Wandering Monsters — Hidden Cove

We wander out of the forest and to the beach on this week’s Wandering Monsters. While this week’s map doesn’t have a direct connection to the previous two, it isn’t too much work to get the maps connected. Forest Ruins 2 has an opening in area 4 created by an encroaching tree. This opening can connect to a network of tunnels with one leading to the hidden cove. As a note, I’m posting two copies of the map, one with tags and one without for anyone who prefers one over the other. On to the hidden cove!

As always, many thanks to the Pyromancers dungeon painter tool for helping me create this week’s map.


This large cove is concealed by lush vegetation. The rock walls appear more artificially worn down than a natural formation. Sea water collects in a deep pool in the center of the cove with a large mass of seaweed growing out from the pool onto the ground above. A small table and fountain sit beside the pool.



The hidden cove was formerly the lair of a wizard. It was meant as a contingent hideout in case the wizard ever found herself in need of escaping. She had the lair in place as a retreat to allow her to recuperate and plan her next steps. Over the years, the wizard found less need of this particular hideout, eventually abandoning it all together.

Hidden Cove Features

The ceiling of the cove vaults from a height of 10 feet on the edges up to a height of 25 feet in the center. There is no natural lighting within, but during the day, enough light reaches the cove to fill the entire area with dim light. Finding the cove is a difficult matter. The wizard placed a number of wards that redirected anyone approaching from land, turning them around so as to never stumble upon the cave. Anyone aware of the cave’s existence can still locate the cave with a successful DC 25 Survival check and 1d3 hours of searching. When approaching from sea, a different set of wards manipulates the nearby currents to redirect approaching ships. Again, those aware of the cove’s existence can find the cove from sea with a successful DC 20 Profession (sailor) check and 1d2 hours of navigation. Approaching from the tunnels requires no extra time or effort.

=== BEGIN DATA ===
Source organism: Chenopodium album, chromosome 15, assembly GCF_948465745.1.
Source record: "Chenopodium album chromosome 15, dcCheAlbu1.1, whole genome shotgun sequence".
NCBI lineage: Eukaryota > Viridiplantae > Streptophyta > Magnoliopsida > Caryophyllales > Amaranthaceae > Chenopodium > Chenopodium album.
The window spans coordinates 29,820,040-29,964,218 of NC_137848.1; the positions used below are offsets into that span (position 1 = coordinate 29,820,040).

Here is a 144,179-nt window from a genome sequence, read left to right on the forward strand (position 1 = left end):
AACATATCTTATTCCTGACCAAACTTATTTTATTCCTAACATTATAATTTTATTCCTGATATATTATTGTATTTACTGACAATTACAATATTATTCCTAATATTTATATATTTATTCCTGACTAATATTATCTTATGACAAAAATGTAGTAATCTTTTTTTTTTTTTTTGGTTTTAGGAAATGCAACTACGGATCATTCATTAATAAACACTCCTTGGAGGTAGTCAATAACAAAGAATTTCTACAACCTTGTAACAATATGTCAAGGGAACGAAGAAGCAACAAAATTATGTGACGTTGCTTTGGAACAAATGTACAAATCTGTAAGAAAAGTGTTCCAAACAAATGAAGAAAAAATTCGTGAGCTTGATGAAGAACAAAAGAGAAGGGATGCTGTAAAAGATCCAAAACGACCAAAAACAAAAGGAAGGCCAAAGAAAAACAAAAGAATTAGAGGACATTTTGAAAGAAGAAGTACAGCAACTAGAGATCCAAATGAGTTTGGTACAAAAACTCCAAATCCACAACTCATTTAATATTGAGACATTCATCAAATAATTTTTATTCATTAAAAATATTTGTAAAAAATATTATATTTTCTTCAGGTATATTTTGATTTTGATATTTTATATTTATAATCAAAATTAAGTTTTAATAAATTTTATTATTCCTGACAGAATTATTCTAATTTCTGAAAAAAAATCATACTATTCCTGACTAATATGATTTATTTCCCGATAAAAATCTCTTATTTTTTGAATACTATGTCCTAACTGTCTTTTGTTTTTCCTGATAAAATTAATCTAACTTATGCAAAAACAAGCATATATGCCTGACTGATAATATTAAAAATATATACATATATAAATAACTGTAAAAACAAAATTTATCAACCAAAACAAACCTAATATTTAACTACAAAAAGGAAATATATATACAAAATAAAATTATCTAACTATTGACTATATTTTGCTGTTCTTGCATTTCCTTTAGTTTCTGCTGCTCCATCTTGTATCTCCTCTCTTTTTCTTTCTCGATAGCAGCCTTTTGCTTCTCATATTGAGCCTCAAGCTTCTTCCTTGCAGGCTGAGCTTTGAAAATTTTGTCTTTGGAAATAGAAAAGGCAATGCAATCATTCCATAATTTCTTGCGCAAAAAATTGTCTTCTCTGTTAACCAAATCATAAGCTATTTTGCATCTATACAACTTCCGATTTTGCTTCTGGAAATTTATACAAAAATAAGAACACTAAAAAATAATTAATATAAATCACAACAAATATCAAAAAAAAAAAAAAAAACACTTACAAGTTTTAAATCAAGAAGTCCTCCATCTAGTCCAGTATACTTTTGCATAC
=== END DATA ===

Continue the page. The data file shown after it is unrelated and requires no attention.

1. Pool

This large pool of sea water is 30 deep. The water is relatively calm and maintains the same depth even at low tide. A smaller pool connects to the main pool and is only 10 feet deep. A large amount of sea weed grows out from the pool onto the surrounding rocks. This is known as widow’s weed for its proclivity to grow unnoticed on the undersides of ships, eventually pulling approaching sailors under or, on rare occasions, causing the ship to sink.
Widow’s Weed (CR 1): Widow’s weed animates and wraps tightly around anything it comes in contact with in an attempt to find purchase for its growth. Widow’s weed attempts a grapple combat maneuver with a +6 bonus against any creature that enters the weed’s area. The weed can hold any number of creatures, so long as they are in its area. The creature can attempt to escape the weed by escaping the grapple. The weed has a CMD of 16. Alternatively, dealing any amount of slashing damage to the weed as a standard action cuts the creature free.